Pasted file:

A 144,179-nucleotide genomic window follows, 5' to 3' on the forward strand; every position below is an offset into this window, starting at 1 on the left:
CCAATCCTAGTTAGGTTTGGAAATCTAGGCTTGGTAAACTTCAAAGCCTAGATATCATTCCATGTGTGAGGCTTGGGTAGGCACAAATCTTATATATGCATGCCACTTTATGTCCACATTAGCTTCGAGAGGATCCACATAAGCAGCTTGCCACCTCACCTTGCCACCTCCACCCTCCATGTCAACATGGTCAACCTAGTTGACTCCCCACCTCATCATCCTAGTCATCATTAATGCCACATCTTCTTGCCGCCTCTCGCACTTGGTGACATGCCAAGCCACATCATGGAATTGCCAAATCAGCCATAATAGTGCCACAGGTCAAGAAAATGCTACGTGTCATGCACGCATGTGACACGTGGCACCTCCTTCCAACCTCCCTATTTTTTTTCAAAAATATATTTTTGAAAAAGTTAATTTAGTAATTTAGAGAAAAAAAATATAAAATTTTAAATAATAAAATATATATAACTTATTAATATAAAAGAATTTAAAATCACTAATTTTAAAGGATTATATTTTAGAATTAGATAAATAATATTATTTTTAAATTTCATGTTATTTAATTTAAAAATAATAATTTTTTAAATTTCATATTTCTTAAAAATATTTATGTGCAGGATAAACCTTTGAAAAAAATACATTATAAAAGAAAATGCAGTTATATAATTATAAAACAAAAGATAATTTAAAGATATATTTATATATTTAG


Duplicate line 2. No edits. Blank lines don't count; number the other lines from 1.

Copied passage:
CCAATCCTAGTTAGGTTTGGAAATCTAGGCTTGGTAAACTTCAAAGCCTAGATATCATTCCATGTGTGAGGCTTGGGTAGGCACAAATCTTATATATGCATGCCACTTTATGTCCACATTAGCTTCGAGAGGATCCACATAAGCAGCTTGCCACCTCACCTTGCCACCTCCACCCTCCATGTCAACATGGTCAACCTAGTTGACTCCCCACCTCATCATCCTAGTCATCATTAATGCCACATCTTCTTGCCGCCTCTCGCACTTGGTGACATGCCAAGCCACATCATGGAATTGCCAAATCAGCCATAATAGTGCCACAGGTCAAGAAAATGCTACGTGTCATGCACGCATGTGACACGTGGCACCTCCTTCCAACCTCCCTATTTTTTTTCAAAAATATATTTTTGAAAAAGTTAATTTAGTAATTTAGAGAAAAAAAATATAAAATTTTAAATAATAAAATATATATAACTTATTAATATAAAAGAATTTAAAATCACTAATTTTAAAGGATTATATTTTAGAATTAGATAAATAATATTATTTTTAAATTTCATGTTATTTAATTTAAAAATAATAATTTTTTAAATTTCATATTTCTTAAAAATATTTATGTGCAGGATAAACCTTTGAAAAAAATACATTATAAAAGAAAATGCAGTTATATAATTATAAAACAAAAGATAATTTAAAGATATATTTATATATTTAG